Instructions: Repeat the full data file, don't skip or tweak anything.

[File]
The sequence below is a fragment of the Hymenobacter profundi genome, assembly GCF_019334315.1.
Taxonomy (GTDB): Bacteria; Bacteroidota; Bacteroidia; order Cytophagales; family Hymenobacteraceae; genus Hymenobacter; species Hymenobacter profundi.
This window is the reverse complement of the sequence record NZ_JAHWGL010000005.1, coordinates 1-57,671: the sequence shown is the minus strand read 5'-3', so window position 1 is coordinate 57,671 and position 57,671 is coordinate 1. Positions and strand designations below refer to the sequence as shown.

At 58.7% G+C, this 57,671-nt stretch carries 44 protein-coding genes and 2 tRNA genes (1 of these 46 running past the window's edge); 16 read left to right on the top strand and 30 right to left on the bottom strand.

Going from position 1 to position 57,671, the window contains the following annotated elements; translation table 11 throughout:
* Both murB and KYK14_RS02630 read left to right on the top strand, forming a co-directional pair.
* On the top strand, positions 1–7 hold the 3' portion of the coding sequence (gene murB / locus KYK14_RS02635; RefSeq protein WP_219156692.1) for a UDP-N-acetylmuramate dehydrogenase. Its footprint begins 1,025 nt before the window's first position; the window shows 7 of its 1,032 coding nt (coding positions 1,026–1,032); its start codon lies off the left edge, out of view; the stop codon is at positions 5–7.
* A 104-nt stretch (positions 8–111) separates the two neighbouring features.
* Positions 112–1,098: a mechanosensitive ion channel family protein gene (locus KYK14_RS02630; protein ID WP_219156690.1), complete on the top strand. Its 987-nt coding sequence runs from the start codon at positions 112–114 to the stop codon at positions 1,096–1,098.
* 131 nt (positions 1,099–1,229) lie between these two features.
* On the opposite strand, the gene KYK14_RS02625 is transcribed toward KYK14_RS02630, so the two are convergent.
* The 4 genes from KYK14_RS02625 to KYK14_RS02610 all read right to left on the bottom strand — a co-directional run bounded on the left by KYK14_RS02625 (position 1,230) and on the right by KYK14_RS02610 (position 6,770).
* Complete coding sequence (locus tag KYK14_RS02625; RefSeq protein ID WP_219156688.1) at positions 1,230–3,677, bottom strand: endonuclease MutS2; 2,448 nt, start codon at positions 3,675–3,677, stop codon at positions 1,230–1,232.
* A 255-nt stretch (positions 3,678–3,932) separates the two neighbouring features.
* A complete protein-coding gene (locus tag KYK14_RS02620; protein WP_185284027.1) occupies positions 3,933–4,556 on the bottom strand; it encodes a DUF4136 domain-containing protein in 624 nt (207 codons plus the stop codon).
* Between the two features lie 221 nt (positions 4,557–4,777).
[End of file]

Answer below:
The sequence below is a fragment of the Hymenobacter profundi genome, assembly GCF_019334315.1.
Taxonomy (GTDB): Bacteria; Bacteroidota; Bacteroidia; order Cytophagales; family Hymenobacteraceae; genus Hymenobacter; species Hymenobacter profundi.
This window is the reverse complement of the sequence record NZ_JAHWGL010000005.1, coordinates 1-57,671: the sequence shown is the minus strand read 5'-3', so window position 1 is coordinate 57,671 and position 57,671 is coordinate 1. Positions and strand designations below refer to the sequence as shown.

At 58.7% G+C, this 57,671-nt stretch carries 44 protein-coding genes and 2 tRNA genes (1 of these 46 running past the window's edge); 16 read left to right on the top strand and 30 right to left on the bottom strand.

Going from position 1 to position 57,671, the window contains the following annotated elements; translation table 11 throughout:
* Both murB and KYK14_RS02630 read left to right on the top strand, forming a co-directional pair.
* On the top strand, positions 1–7 hold the 3' portion of the coding sequence (gene murB / locus KYK14_RS02635; RefSeq protein WP_219156692.1) for a UDP-N-acetylmuramate dehydrogenase. Its footprint begins 1,025 nt before the window's first position; the window shows 7 of its 1,032 coding nt (coding positions 1,026–1,032); its start codon lies off the left edge, out of view; the stop codon is at positions 5–7.
* A 104-nt stretch (positions 8–111) separates the two neighbouring features.
* Positions 112–1,098: a mechanosensitive ion channel family protein gene (locus KYK14_RS02630; protein ID WP_219156690.1), complete on the top strand. Its 987-nt coding sequence runs from the start codon at positions 112–114 to the stop codon at positions 1,096–1,098.
* 131 nt (positions 1,099–1,229) lie between these two features.
* On the opposite strand, the gene KYK14_RS02625 is transcribed toward KYK14_RS02630, so the two are convergent.
* The 4 genes from KYK14_RS02625 to KYK14_RS02610 all read right to left on the bottom strand — a co-directional run bounded on the left by KYK14_RS02625 (position 1,230) and on the right by KYK14_RS02610 (position 6,770).
* Complete coding sequence (locus tag KYK14_RS02625; RefSeq protein ID WP_219156688.1) at positions 1,230–3,677, bottom strand: endonuclease MutS2; 2,448 nt, start codon at positions 3,675–3,677, stop codon at positions 1,230–1,232.
* A 255-nt stretch (positions 3,678–3,932) separates the two neighbouring features.
* A complete protein-coding gene (locus tag KYK14_RS02620; protein WP_185284027.1) occupies positions 3,933–4,556 on the bottom strand; it encodes a DUF4136 domain-containing protein in 624 nt (207 codons plus the stop codon).
* Between the two features lie 221 nt (positions 4,557–4,777).